How to cut the hind quarter of a deer
All text shared under a Creative Commons License. Twist the joint firmly and snap it off.
Saw through the ribs near the spine. Cutting them all the way down the backbone, you can either separate the ribs, or leave them intact as whole side of ribs. The brisket can be found on the outside of the ribs, near where you've opened the belly for removing the organs.
Alternatively, you can leave the entire backbone area intact for cutting into chops with a meat saw later. To do this, leave the tenderloins and backstraps in place, and remove the upper shoulders by cutting the muscles that attach them to the chest, working from the bottom the armpit up, lifting on the leg as you do so. Since there are not joints in the bones connecting the front shoulders to the chest, a good, sharp knife is all you will need.
Remove the shoulder and neck meat. Many people do not realize how much meat a deer's neck has in it. This meat isn't as good for steaks, but is ideal for grinding into sausage or cubing for stew meat.
Work your knife around the shoulder joint, twisting the arm away from the body as you loosen it. Separate the hams from the hock joints. The hams of the deer are the fatty meat found around the back hips or the rump of the deer, and the hocks are the remaining leg meat above the joint where you removed the hooves.
Hams make decent steaks and hocks are good for stewing. If you want to leave the bone in, cut the hindquarters from the deer by sawing through the pelvic bone on either side of the spine, then separate the ham from the hock by cutting through the joint. If you want to remove the hams from the bone completely, work the hind legs off the hip by working your knife into the ball and socket joint, lifting the leg away from the carcass as you work.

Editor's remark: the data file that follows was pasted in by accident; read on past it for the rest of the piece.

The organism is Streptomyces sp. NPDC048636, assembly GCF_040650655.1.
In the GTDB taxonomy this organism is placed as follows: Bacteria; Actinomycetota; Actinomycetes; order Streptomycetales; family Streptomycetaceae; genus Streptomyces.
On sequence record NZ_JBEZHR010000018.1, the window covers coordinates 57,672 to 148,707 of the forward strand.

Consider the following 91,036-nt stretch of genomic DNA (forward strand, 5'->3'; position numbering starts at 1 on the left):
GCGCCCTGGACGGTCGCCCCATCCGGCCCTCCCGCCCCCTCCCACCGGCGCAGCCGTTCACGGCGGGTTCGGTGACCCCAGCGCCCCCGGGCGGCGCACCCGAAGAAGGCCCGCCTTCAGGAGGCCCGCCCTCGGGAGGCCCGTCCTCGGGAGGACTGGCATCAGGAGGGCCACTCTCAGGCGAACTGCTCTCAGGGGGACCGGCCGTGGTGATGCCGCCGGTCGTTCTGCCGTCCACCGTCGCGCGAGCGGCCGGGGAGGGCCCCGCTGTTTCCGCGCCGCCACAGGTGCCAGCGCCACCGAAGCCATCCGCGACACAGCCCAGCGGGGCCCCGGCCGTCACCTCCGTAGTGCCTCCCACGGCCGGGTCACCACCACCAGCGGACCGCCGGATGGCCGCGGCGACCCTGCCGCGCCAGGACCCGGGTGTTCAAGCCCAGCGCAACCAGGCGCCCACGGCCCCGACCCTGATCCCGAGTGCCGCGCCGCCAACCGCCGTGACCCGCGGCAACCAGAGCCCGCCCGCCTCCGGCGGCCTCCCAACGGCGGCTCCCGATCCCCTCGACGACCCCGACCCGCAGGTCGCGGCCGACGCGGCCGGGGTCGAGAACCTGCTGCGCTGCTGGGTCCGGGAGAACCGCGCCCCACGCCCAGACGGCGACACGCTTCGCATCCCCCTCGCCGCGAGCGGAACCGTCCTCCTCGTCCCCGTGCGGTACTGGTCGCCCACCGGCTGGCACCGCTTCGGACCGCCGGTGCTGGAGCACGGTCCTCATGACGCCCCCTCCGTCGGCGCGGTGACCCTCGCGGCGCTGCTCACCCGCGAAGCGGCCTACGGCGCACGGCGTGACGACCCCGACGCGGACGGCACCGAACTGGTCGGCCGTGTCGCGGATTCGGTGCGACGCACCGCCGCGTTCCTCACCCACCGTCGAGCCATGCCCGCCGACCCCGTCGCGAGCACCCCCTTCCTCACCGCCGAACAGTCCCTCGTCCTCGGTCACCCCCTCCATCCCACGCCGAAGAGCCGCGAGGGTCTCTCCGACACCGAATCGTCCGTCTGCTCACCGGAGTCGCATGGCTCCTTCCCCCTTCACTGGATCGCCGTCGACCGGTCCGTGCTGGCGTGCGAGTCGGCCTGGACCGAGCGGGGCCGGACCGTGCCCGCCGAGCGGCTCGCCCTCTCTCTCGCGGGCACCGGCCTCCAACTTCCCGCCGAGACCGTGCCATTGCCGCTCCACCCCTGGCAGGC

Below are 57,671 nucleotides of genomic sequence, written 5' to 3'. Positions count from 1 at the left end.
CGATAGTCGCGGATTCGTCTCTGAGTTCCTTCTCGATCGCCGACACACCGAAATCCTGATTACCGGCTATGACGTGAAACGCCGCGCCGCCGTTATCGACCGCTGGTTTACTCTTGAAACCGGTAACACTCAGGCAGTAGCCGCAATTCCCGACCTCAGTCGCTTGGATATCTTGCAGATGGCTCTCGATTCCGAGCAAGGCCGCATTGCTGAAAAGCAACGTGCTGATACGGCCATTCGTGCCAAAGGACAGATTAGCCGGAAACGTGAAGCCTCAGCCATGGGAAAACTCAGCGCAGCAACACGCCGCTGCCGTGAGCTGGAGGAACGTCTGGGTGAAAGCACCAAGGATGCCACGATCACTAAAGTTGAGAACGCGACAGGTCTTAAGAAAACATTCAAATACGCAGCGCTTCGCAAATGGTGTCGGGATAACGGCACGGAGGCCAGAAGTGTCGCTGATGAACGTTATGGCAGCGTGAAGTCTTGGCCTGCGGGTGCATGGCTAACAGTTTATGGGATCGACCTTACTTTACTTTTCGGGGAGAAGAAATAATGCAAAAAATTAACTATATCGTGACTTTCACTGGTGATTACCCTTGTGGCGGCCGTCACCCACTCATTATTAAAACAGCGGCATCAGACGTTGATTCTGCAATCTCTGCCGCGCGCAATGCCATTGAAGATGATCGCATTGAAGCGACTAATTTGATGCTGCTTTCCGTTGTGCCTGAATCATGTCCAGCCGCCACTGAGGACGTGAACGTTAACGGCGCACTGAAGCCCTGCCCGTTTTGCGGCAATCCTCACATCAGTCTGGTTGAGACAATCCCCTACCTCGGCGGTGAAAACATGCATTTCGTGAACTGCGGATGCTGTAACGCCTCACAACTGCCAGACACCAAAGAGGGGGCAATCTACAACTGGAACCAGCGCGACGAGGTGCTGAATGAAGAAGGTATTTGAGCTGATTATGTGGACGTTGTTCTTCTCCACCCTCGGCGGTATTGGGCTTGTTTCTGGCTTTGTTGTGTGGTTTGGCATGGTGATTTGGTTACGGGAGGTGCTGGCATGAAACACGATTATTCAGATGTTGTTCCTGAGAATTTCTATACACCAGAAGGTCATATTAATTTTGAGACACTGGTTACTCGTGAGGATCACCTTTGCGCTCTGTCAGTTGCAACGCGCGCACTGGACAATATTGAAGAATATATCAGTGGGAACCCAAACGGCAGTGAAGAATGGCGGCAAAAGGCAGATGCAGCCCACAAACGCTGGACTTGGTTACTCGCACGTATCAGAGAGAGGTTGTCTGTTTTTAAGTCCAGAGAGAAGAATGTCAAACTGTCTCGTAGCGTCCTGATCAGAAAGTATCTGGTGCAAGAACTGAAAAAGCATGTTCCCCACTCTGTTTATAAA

Cut the meat from the leg bone by shifting your knife parallel to the bone. You can immediately cut this meat into steaks or leave it whole for stewing or roasts. Prepare steaks and chops as you work. It's usually more effective to cut the meat into the cuts you'll want to eat before you freeze the meat. That way, you'll be able to defrost a little at a time, rather than having to worry about defrosting a whole side of ribs that will be difficult to use all at once.
Cut round steaks from the top half of the hams.
How to Quarter a Deer in 7 Steps
Leave the backstraps as long tenderloin cuts or consider cutting into loin chops. Cut chunks of soup meat form the lower ribs, belly meat, and the neck meat. If you've got a meat grinder, this also makes excellent ground venison or venison sausage.
Breaking it Down: The Venison Hind Quarter
Use the front legs for pot roast or consider cutting into chops if you like. Prepare it for freezing. With a very sharp boning knife, remove fat, cartilage, and any bruising, discoloration and dry spots that result from the aging process.
Much of the toughness or undesirable gaminess negatively associated with venison can be lessened by removing these parts. In labeled meal-sized portions, pack the meat into plastic freezer bags.